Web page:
Anjem Choudary: Dismay as Islamist hate preacher, 51, freed from prison after serving half of his sentence
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Anjem Choudary: Dismay as Islamist hate preacher, 51, freed from prison after serving half of his sentence

NOTORIOUS Islamist hate preacher Anjem Choudary has been release from prison on parole after serving half of his five-and-a-half-year sentence for publicly supporting the Islamic State terror group.

The radical cleric was jailed in 2016 for inviting support for ISIS, and served most of his sentence at Frankland high security prison in Durham before being moved to Belmarsh – where he was released shortly after 4am today.

Former solicitor Choudary, 51, was taken in one of two unmarked police cars to a bail hostel in north London, where he will serve his parole under strict supervision by the security services.

Choudary pictured with Lee Rigby killer Michael Adebolajo at a rally prior to the soldier's 2013 murder
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It emerged earlier this week that taxpayers will fork out around £2 million-a-year to protect and monitor Choudary around the clock under multi-agency public protection arrangements (Mappa).

Choudary, from Ilford in east London, will wear a GPS electronic tag and is banned from going outside the M25 or visiting specific venues such as Regent’s Park Mosque, where he used to worship.

Conditions of his parole include:

  • Banned from going outside the M25, or from travelling abroad
  • Banned from contacting members of ISIS or al-Qaeda
  • Banned from contacting fellow extremist Mohammed Mizanur Rahman and other known radicals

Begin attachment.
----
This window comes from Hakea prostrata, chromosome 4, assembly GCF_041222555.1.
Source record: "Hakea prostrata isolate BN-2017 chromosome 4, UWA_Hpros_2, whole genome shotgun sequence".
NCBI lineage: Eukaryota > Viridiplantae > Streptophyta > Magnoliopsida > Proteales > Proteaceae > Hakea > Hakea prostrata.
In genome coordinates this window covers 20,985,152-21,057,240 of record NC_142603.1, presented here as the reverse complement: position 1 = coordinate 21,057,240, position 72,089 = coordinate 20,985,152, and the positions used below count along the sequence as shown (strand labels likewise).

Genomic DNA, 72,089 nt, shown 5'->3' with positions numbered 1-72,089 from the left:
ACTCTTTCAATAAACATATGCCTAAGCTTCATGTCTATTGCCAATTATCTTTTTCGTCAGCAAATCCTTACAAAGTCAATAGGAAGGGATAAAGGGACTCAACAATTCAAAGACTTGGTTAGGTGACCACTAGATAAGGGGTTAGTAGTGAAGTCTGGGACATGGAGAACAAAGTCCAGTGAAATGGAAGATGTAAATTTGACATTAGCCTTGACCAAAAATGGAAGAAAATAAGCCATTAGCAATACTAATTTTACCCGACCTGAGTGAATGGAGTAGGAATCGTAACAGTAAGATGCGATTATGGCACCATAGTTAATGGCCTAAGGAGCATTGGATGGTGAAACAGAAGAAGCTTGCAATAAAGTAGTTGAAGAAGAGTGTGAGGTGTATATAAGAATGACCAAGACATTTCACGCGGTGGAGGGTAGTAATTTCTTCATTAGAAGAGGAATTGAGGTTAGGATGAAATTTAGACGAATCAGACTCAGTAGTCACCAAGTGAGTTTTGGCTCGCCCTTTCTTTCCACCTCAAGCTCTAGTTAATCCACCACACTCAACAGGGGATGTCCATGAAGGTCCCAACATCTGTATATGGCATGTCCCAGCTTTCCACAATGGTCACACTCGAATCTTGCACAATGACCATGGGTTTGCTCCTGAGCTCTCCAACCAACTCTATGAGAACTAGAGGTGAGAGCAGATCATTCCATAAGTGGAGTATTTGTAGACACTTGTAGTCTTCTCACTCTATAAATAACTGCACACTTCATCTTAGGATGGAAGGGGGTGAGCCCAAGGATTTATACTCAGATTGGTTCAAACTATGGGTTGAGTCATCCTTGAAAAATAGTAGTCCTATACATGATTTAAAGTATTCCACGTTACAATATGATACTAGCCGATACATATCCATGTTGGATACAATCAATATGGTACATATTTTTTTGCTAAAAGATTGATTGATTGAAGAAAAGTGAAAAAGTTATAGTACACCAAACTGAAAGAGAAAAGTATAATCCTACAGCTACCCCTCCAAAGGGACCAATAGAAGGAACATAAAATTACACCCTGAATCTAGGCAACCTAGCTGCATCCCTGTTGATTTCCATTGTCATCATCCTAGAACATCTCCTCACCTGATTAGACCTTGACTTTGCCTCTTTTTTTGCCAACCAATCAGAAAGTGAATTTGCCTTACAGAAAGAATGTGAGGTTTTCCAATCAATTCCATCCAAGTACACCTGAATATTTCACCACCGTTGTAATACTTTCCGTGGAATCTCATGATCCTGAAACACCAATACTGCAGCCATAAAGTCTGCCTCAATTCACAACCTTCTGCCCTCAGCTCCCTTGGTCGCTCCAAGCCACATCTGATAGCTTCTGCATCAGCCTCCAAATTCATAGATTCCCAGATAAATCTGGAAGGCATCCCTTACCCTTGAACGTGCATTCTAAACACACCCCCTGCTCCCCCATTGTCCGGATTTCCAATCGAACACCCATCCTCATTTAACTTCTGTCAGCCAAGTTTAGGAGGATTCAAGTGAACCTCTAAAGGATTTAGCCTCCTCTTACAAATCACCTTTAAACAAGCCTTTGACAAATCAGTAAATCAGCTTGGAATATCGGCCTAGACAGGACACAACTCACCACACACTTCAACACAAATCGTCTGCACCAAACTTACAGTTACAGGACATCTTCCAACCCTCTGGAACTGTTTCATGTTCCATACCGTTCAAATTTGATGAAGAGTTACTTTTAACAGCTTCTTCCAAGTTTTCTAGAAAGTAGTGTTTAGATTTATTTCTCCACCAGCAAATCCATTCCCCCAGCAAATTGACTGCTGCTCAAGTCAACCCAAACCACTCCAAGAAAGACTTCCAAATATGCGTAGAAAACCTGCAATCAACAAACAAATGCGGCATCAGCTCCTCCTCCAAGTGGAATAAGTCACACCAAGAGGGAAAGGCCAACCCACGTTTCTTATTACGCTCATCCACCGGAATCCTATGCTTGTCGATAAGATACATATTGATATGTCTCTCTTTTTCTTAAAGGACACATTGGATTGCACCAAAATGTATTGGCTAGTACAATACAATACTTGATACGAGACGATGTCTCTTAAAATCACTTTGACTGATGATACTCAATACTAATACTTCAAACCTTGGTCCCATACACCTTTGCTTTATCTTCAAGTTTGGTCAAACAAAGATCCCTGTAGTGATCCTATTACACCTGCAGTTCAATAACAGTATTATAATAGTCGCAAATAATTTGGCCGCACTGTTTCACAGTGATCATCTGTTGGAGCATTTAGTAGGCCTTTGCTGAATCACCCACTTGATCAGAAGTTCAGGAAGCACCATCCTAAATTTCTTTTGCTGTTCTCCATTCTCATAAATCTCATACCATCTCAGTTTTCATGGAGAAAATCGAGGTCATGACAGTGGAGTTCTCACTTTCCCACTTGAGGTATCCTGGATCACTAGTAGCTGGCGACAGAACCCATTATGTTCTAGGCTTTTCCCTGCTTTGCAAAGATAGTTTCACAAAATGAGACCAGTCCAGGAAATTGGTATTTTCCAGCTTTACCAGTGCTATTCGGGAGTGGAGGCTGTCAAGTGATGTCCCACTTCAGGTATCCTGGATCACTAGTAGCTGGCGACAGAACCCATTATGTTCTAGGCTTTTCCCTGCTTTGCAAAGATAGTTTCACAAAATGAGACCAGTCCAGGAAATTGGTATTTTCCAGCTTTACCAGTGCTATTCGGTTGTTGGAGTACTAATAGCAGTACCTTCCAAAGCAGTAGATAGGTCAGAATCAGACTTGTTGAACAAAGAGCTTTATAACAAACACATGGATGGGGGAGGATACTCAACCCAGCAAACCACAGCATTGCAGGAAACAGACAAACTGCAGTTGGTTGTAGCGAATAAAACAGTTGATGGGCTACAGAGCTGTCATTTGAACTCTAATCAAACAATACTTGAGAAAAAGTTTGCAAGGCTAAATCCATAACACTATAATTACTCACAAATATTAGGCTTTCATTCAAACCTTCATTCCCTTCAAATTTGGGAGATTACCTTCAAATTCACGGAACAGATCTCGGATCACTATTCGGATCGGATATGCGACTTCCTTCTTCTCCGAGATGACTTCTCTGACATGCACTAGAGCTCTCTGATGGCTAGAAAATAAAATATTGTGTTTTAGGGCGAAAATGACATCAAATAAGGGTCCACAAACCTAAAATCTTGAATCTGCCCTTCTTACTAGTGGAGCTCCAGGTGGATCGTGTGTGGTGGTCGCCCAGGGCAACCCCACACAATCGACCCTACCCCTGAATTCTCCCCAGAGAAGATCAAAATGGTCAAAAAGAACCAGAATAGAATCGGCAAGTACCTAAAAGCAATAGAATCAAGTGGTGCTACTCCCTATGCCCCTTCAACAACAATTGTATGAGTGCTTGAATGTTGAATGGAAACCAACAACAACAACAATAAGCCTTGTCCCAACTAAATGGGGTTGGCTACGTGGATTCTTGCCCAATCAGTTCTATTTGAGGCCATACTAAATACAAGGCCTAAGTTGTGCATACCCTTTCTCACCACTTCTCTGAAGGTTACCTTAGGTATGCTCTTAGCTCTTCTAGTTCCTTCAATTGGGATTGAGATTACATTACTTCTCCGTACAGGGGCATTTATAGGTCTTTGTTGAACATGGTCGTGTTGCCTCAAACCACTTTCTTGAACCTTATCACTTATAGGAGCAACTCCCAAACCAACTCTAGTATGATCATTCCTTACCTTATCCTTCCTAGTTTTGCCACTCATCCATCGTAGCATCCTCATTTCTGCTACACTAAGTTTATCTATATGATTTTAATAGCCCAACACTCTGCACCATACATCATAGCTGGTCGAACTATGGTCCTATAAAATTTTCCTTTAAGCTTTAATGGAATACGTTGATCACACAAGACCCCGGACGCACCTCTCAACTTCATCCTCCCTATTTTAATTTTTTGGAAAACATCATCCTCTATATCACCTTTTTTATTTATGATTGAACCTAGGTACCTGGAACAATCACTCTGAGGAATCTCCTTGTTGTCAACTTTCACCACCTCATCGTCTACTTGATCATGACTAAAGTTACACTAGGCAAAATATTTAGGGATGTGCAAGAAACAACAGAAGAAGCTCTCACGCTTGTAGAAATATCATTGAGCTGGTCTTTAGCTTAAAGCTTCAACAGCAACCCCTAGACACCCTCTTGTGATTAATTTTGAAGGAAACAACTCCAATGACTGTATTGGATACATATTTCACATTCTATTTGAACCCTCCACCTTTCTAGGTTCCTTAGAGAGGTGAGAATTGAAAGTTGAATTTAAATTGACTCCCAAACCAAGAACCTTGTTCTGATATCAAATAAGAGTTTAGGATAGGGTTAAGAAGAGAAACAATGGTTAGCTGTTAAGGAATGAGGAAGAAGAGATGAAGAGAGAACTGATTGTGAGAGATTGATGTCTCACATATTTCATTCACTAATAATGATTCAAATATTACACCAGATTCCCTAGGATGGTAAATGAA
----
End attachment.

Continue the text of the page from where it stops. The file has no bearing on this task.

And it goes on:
• Banned from speaking to children
  • Banned from organising meetings, speaking to the press, or going to certain mosques
  • Restrictions on mobile phone and internet usage

Choudary came to prominence in the early 2000s in the wake of the September 11, 2001 terror attacks on the United States.

He toured the UK with his Islamist extremist group, Al-Muhajiroun, carrying out public protests against the British Government and returning soldiers.

The killers of British Army Fusilier Lee Rigby - Michael Adebolajo and Michael Adebowale – as well as London Bridge attack ringleader Khuram Butt, were all associated with Al-Muhajiroun which is now banned in the UK and listed as a terrorist organisation by the US State Department.

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Another of Choudary's former associates was Irish-born Terrence 'Khalid' Kelly – also known as Abu Osama Al-Irlandi or Taliban Terry – who blew himself up while fighting for ISIS in Mosul, Iraq in 2016.

Kelly, a former nurse, was at one time the leader of Al-Muhajiroun in Ireland.

The pair appeared together on the Late Late Show with Pat Kenny in 2003 to explain their extremist views.

Any breach of Choudary's licence conditions will likely result in his immediate return to custody.

In a separate measure his name has been added to a UN sanctions list, which means he is subject to an assets freeze and travel ban.